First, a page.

Gregg Bossen

Gregg was born in Jacksonville, Florida in 1965, the product of an affair his mother had with the next door neighbor. Not surprisingly, his mother divorced his “birth certificate dad” 6 months after he was born and moved to Atlanta to raise Gregg and his three siblings as a single mother.

From the age of 5 Gregg felt “different” from other boys and shied away from them in favor of spending time alone or with girls. Although she loved him, Gregg’s mom spent much of her single life working to support the family and fighting depression and addiction, leaving little time or ability to parent him. As a result, Gregg looked to broader society norms as expressed through television and school experiences to determine what is right and wrong, acceptable and unacceptable.

This became problematic when Gregg began to realize his attraction to other boys around the age of 6, culminating with a huge crush on a boy in 5th grade. Without anyone to teach him otherwise (this was the mid 1970’s) Gregg internalized society’s messaging around homosexuality: being gay was wrong, shameful, and boys that like others boys are not real boys, they are “less than” real boys.

Throughout the remainder of his childhood and teenage years Gregg struggled to cope with his sexuality internally while trying his best to appear straight to others, often unsuccessfully. One moment in particular was pivotal.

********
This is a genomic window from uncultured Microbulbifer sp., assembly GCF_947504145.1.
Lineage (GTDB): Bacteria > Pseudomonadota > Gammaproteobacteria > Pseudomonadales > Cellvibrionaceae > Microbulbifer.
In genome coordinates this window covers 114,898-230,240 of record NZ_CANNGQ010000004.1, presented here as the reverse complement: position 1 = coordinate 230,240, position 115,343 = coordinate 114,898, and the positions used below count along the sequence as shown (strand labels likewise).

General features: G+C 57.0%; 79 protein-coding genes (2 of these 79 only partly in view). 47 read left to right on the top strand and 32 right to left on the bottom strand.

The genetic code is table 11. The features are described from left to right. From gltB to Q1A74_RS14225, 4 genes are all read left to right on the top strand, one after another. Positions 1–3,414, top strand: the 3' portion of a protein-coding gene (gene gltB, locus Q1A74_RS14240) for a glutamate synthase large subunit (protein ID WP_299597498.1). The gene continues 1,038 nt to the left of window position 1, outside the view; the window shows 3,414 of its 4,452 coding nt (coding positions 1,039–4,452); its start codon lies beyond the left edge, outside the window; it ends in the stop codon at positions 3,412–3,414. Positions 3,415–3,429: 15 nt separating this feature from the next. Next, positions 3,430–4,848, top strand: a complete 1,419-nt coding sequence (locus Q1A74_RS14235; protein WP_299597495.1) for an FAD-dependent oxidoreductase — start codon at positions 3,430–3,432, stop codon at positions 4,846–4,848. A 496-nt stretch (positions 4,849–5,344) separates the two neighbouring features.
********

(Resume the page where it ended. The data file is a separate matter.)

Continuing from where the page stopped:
While in 8th grade, Gregg was sitting in the hallway outside of class when a boy walked by that Gregg was attracted to. As he passed, the boy noticed Gregg’s not so subtle adoration, glanced down at Gregg and without missing a step uttered just one word…. “Faggot”, and kept on walking. At this moment Gregg experienced the feeling of attraction and the feeling of shame simultaneously. Without a healthy way to process this confusing experience, the feelings of arousal and shame became fused. Always feeling shame while aroused eventually led to being highly aroused while feeling ashamed.

Coming out after college, although a liberating experience, did not alter this shame/arousal sexual template which led to some painfully negative choices in Gregg’s romantic life. After many years of counseling and spiritual growth, Gregg managed to turn his life around and is happily partnered.

Currently Gregg is seeking to do what he can to ensure others struggling with alternative sexuality or gender identities outside of society’s norms, can avoid his same troubles. Alternative Perspectives hopes to be a safe haven to those who continue to suffer while working on a broader level to deconstruct society’s rigid gender roles, which he feels are at the root of the problem.